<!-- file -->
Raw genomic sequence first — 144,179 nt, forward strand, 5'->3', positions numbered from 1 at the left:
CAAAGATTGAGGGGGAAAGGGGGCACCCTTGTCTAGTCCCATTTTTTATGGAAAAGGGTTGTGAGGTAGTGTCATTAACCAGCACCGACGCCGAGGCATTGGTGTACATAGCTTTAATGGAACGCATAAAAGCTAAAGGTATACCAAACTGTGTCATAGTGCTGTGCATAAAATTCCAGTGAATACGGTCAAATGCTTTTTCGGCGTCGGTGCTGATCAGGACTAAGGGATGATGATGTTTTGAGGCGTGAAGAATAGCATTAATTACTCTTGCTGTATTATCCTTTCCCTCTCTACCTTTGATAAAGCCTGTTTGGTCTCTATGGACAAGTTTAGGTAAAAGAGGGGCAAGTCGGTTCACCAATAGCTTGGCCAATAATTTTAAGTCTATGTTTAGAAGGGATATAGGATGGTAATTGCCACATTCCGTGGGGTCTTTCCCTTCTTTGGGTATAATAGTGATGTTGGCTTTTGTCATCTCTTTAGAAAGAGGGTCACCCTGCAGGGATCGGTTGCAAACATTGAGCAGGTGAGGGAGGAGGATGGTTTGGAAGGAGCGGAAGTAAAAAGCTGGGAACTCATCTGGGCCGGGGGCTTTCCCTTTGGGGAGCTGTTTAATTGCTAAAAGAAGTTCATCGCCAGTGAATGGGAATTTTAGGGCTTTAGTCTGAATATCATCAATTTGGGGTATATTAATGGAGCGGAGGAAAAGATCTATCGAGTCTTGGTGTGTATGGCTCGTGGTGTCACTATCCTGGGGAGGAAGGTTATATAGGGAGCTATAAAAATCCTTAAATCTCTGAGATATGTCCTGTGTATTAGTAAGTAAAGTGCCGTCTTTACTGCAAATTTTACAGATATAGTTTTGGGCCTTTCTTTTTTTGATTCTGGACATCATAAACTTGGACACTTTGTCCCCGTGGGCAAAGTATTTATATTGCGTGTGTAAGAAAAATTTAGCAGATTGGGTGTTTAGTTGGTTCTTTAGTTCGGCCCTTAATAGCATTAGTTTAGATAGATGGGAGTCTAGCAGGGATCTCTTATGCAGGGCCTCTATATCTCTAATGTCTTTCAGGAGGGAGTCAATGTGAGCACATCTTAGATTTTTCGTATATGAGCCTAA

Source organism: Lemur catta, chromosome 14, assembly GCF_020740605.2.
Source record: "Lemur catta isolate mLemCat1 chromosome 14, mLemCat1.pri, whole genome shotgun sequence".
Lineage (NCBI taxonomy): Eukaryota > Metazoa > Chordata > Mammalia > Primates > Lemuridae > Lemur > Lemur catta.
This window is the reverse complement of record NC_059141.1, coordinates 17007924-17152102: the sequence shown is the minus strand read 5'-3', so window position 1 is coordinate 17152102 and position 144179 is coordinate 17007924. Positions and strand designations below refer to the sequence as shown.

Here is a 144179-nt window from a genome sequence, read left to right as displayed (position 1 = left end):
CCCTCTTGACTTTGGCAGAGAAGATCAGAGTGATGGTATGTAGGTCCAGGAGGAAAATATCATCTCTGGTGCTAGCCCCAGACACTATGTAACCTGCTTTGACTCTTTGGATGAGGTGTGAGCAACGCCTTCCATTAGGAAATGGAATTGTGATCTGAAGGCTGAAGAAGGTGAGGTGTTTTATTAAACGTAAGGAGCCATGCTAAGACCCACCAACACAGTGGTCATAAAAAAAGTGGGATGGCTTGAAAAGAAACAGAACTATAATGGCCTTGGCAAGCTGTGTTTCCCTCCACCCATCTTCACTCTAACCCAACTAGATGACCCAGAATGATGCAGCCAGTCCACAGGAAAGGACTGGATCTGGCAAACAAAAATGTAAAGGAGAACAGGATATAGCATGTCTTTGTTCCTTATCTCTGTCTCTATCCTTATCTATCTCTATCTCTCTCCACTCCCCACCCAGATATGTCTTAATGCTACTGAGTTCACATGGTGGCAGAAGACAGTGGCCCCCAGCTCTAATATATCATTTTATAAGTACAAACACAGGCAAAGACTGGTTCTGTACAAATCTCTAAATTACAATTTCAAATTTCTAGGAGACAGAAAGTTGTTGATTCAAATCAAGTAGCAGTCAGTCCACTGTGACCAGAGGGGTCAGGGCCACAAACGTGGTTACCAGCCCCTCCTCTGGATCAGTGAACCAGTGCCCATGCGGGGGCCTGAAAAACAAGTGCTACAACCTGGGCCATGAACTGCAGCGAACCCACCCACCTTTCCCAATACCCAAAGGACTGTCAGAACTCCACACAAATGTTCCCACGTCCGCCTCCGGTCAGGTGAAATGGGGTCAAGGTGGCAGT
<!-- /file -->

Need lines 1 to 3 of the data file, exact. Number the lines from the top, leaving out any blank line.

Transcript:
Raw genomic sequence first — 144,179 nt, forward strand, 5'->3', positions numbered from 1 at the left:
CAAAGATTGAGGGGGAAAGGGGGCACCCTTGTCTAGTCCCATTTTTTATGGAAAAGGGTTGTGAGGTAGTGTCATTAACCAGCACCGACGCCGAGGCATTGGTGTACATAGCTTTAATGGAACGCATAAAAGCTAAAGGTATACCAAACTGTGTCATAGTGCTGTGCATAAAATTCCAGTGAATACGGTCAAATGCTTTTTCGGCGTCGGTGCTGATCAGGACTAAGGGATGATGATGTTTTGAGGCGTGAAGAATAGCATTAATTACTCTTGCTGTATTATCCTTTCCCTCTCTACCTTTGATAAAGCCTGTTTGGTCTCTATGGACAAGTTTAGGTAAAAGAGGGGCAAGTCGGTTCACCAATAGCTTGGCCAATAATTTTAAGTCTATGTTTAGAAGGGATATAGGATGGTAATTGCCACATTCCGTGGGGTCTTTCCCTTCTTTGGGTATAATAGTGATGTTGGCTTTTGTCATCTCTTTAGAAAGAGGGTCACCCTGCAGGGATCGGTTGCAAACATTGAGCAGGTGAGGGAGGAGGATGGTTTGGAAGGAGCGGAAGTAAAAAGCTGGGAACTCATCTGGGCCGGGGGCTTTCCCTTTGGGGAGCTGTTTAATTGCTAAAAGAAGTTCATCGCCAGTGAATGGGAATTTTAGGGCTTTAGTCTGAATATCATCAATTTGGGGTATATTAATGGAGCGGAGGAAAAGATCTATCGAGTCTTGGTGTGTATGGCTCGTGGTGTCACTATCCTGGGGAGGAAGGTTATATAGGGAGCTATAAAAATCCTTAAATCTCTGAGATATGTCCTGTGTATTAGTAAGTAAAGTGCCGTCTTTACTGCAAATTTTACAGATATAGTTTTGGGCCTTTCTTTTTTTGATTCTGGACATCATAAACTTGGACACTTTGTCCCCGTGGGCAAAGTATTTATATTGCGTGTGTAAGAAAAATTTAGCAGATTGGGTGTTTAGTTGGTTCTTTAGTTCGGCCCTTAATAGCATTAGTTTAGATAGATGGGAGTCTAGCAGGGATCTCTTATGCAGGGCCTCTATATCTCTAATGTCTTTCAGGAGGGAGTCAATGTGAGCACATCTTAGATTTTTCGTATATGAGCCTAA

Source organism: Lemur catta, chromosome 14, assembly GCF_020740605.2.